In short, a portable project is a project that can be used without changes on any workspace on any platform.

What this means?

In practical terms, for a project to be portable, this means that all Eclipse configuration files (mainly .cproject, but possibly other files, like debug launch configurations), should not contain references to resource described via absolute paths, or assume fixed locations for resources that can be installed on different locations on different platforms, or use programs that have different names on different platform, etc.

Collaborative scenario

To fully understand the importance of this issue, imagine a team of programmers collaboratively working on a project and sharing the sources via a common repository. Except extremely strict organisations, developers tend to have their own preferences which also affect their choices for different development platforms (Windows, macOS, GNU/Linux). If everything else can be configured to be more or less identical on all platforms, it happens quite often the path to the toolchain to be different on each platform. Storing the actual toolchain path in the project configuration (shared via the repository), leads to non-portable projects, since always the last commit to the repository will update the path to the one used by the most recent contributor. This will certainly make all other developers unhappy, since after synchronising with the repository, they must manually update the path back to their own location.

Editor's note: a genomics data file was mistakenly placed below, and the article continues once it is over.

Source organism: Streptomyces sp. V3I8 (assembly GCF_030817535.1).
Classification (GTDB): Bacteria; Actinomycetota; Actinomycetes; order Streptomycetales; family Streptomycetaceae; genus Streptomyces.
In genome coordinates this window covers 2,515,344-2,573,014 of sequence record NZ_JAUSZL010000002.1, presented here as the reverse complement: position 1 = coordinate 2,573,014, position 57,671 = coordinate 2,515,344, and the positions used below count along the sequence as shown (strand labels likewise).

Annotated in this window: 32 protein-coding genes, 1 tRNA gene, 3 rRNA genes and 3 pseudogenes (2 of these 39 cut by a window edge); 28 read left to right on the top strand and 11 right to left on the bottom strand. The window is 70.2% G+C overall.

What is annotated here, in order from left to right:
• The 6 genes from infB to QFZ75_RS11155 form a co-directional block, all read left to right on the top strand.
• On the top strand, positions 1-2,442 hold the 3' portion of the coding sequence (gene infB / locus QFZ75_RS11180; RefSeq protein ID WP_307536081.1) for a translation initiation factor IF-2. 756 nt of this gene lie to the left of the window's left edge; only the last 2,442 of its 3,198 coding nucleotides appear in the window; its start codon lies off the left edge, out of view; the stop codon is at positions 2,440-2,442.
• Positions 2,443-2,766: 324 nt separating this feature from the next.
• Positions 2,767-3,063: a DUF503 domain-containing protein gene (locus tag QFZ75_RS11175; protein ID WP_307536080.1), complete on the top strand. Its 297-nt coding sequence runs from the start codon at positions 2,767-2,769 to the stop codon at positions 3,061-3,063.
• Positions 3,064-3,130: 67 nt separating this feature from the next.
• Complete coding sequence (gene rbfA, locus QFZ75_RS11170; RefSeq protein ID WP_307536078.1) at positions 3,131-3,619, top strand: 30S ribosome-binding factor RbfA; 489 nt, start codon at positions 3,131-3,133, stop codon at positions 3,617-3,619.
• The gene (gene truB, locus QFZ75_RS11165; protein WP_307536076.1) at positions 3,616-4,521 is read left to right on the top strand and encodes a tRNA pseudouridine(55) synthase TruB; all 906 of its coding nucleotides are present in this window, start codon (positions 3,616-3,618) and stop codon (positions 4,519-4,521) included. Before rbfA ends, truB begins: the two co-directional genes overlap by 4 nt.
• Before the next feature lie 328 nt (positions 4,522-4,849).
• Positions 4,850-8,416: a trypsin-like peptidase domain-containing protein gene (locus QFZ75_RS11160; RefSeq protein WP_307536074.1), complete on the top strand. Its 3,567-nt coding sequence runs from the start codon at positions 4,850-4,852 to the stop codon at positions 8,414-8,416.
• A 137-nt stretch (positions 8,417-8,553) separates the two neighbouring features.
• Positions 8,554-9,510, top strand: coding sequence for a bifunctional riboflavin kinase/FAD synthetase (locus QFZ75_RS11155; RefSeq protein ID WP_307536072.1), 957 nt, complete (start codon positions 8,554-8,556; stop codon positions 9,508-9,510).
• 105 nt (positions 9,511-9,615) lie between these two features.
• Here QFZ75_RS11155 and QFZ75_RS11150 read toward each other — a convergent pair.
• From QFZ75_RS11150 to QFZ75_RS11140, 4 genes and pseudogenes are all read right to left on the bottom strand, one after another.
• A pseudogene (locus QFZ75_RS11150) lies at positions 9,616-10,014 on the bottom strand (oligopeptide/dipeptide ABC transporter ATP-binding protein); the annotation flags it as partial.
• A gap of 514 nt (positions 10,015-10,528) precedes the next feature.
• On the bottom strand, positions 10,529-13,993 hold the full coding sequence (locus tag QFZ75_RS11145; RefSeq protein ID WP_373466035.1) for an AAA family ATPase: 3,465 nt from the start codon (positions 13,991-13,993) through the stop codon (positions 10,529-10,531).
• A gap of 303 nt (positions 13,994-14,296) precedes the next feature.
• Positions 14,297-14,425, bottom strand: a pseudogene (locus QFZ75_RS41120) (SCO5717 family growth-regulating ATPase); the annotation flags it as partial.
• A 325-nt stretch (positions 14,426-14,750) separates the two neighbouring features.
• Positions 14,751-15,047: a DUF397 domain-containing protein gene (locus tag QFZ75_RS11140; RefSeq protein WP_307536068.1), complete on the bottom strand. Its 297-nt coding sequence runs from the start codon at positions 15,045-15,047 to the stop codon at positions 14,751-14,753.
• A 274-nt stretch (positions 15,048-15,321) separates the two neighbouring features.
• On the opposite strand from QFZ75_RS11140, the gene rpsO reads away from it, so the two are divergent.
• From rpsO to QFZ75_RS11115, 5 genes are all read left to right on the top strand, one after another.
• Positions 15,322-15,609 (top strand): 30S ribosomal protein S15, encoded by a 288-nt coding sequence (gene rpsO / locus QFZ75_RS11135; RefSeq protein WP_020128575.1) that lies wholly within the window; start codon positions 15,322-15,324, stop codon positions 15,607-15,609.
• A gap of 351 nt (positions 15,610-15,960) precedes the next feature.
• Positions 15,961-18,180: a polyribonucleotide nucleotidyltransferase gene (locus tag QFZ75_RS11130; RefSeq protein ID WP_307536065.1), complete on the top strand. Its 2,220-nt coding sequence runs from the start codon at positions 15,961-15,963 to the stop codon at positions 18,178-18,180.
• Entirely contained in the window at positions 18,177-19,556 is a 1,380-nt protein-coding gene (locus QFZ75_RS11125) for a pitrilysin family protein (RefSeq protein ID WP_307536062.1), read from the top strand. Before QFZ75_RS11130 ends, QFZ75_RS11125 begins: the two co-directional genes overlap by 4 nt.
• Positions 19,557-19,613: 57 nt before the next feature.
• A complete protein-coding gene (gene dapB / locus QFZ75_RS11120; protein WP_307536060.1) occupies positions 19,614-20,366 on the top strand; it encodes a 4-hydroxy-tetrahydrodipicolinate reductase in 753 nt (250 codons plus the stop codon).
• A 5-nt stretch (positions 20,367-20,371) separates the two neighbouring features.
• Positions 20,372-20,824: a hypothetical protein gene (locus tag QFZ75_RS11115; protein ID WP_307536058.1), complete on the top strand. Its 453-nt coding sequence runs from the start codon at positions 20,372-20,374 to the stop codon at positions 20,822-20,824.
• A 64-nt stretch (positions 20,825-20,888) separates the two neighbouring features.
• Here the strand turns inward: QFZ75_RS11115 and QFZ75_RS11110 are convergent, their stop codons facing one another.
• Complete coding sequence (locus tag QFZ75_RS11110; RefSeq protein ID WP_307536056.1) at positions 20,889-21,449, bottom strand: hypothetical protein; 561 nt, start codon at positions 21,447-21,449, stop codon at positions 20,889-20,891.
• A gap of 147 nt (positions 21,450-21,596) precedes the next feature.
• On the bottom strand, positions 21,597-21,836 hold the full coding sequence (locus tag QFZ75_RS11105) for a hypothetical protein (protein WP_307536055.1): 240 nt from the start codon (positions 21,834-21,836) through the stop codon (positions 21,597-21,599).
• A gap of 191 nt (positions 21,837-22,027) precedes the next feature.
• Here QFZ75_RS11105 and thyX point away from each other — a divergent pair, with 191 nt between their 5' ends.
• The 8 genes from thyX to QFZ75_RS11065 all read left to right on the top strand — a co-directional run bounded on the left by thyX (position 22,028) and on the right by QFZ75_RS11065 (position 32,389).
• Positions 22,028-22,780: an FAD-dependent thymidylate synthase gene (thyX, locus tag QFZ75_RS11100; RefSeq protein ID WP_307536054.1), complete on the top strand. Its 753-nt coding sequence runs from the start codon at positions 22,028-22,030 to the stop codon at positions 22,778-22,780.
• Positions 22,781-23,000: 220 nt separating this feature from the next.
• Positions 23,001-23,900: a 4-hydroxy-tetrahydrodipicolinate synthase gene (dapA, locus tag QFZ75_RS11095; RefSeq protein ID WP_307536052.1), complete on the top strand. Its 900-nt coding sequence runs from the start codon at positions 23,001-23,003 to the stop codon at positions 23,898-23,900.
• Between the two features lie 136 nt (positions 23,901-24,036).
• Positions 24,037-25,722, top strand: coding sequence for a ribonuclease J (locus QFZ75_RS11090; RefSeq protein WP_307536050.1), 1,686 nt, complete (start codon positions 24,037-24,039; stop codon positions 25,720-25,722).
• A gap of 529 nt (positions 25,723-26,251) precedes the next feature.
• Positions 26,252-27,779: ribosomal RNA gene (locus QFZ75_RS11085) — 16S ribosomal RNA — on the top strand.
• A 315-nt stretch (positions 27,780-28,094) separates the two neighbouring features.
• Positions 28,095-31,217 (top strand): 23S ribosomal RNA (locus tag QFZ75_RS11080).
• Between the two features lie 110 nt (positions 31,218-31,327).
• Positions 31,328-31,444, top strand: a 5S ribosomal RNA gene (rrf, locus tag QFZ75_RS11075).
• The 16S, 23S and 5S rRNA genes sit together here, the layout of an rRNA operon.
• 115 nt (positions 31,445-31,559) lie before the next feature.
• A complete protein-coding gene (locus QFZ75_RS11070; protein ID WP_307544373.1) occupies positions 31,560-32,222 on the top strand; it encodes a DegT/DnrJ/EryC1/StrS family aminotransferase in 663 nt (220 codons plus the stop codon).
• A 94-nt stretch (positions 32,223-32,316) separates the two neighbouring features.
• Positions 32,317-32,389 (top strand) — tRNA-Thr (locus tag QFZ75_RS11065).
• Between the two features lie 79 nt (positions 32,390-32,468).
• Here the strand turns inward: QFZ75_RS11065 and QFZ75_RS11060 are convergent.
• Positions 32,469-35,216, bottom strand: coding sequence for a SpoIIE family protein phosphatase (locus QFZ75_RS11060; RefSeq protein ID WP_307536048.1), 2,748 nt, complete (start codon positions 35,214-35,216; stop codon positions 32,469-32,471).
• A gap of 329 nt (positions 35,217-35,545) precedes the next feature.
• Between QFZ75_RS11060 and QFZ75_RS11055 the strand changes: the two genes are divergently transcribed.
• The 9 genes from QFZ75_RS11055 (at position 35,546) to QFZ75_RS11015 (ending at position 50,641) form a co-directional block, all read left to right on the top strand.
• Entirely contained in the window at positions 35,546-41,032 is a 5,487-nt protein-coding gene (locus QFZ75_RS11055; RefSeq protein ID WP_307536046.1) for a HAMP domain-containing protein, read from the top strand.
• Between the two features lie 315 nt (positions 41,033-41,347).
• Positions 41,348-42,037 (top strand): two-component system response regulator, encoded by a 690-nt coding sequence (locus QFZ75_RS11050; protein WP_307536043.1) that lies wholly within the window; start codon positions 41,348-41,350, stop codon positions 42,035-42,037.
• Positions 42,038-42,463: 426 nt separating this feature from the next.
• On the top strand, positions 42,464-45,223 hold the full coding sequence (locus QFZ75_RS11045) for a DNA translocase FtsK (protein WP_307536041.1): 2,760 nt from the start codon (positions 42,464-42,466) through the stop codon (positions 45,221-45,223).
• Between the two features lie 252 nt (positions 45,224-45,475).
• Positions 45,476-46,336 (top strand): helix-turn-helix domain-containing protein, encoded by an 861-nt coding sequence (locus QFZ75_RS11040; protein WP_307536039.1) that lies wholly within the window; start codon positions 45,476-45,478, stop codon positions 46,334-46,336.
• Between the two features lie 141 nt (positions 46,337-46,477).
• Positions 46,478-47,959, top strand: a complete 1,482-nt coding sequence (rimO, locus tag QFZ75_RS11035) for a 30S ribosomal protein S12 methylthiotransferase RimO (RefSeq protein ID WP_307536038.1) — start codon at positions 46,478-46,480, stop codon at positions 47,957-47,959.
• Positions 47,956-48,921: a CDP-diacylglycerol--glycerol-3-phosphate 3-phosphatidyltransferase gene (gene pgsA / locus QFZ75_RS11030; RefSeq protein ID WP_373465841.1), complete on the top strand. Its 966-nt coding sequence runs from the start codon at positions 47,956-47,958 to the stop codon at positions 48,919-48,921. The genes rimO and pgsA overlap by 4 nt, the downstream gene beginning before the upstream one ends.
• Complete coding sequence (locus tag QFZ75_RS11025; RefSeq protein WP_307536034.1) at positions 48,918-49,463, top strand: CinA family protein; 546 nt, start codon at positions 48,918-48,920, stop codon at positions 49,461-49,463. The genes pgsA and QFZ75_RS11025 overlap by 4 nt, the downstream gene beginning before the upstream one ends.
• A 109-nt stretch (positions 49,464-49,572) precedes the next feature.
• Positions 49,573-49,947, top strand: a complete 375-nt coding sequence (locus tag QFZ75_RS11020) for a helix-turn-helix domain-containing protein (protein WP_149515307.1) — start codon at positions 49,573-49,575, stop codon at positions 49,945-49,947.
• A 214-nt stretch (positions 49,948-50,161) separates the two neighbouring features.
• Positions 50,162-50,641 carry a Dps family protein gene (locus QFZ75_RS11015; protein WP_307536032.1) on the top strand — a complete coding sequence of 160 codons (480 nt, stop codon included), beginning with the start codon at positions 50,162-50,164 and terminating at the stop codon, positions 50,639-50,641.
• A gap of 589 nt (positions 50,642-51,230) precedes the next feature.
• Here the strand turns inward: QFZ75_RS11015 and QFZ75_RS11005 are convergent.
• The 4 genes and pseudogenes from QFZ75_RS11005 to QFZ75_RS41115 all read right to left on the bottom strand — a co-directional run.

Things to observe for project portability

Toolchain path

The toolchain path is the classical example of detail that can ruin project portability. Starting with version 2.x, the Eclipse Embedded CDT cross build plug-in does not store any toolchain path in .cproject, and does not use such a path; all details related to the toolchain path are stored in the Eclipse workspace, to each toolchain is associated one path, and possibly, for special configurations, for each project can be associated one path. For more details see the separate Toolchain path management page.

Include paths

The second common mistake that can compromise project portability is to add absolute references to folders where to search for the include files.

The recommended method to enter include path referring to local project folders is to use relative paths.

Define relative include paths

In most usual cases CDT is smart enough to know the environment where the build process is executed, to properly process these paths. For example when the build is started in the default Debug or Release folders, the actual paths to the include folders is one step up, so it is automatically prefixed with ../.

Use of relative include paths

An alternative solution is to use the CDT predefined macros, to create paths relative either to the current project folder, with ${ProjDirPath},

Use ProjDirPath for include paths

or something like ${workspace_loc:/other_proj/libs/misc/include} relative to any project in the workspace.

Linker script files

Similar solutions can be considered for entering linker scripts. The recommended method is to enter the script names without any path

Add script files by simple names

and to define the path to the folder where they are located (usually named ldscripts).

Enter location for linker scripts

As for the include paths, CDT is smart enough to make this definition relative to the build folder:

Relative linker scripts folder

Alternate solutions are to use paths relative to ${ProjDirPath} or ${workspace_loc}.

Library paths

Another equally important mistake can be to use absolute paths in the linker configuration, used to search for libraries.

Definitions are similar to the ones explained above for the location of the linker scripts.

Debug launch configuration

The Eclipse debugging system can be configured to store the debug launch configurations either in a common place in workspace, or in each project. In the later case, special care must be considered to avoid using non-portable definitions, like GDB Server name, command line options, etc.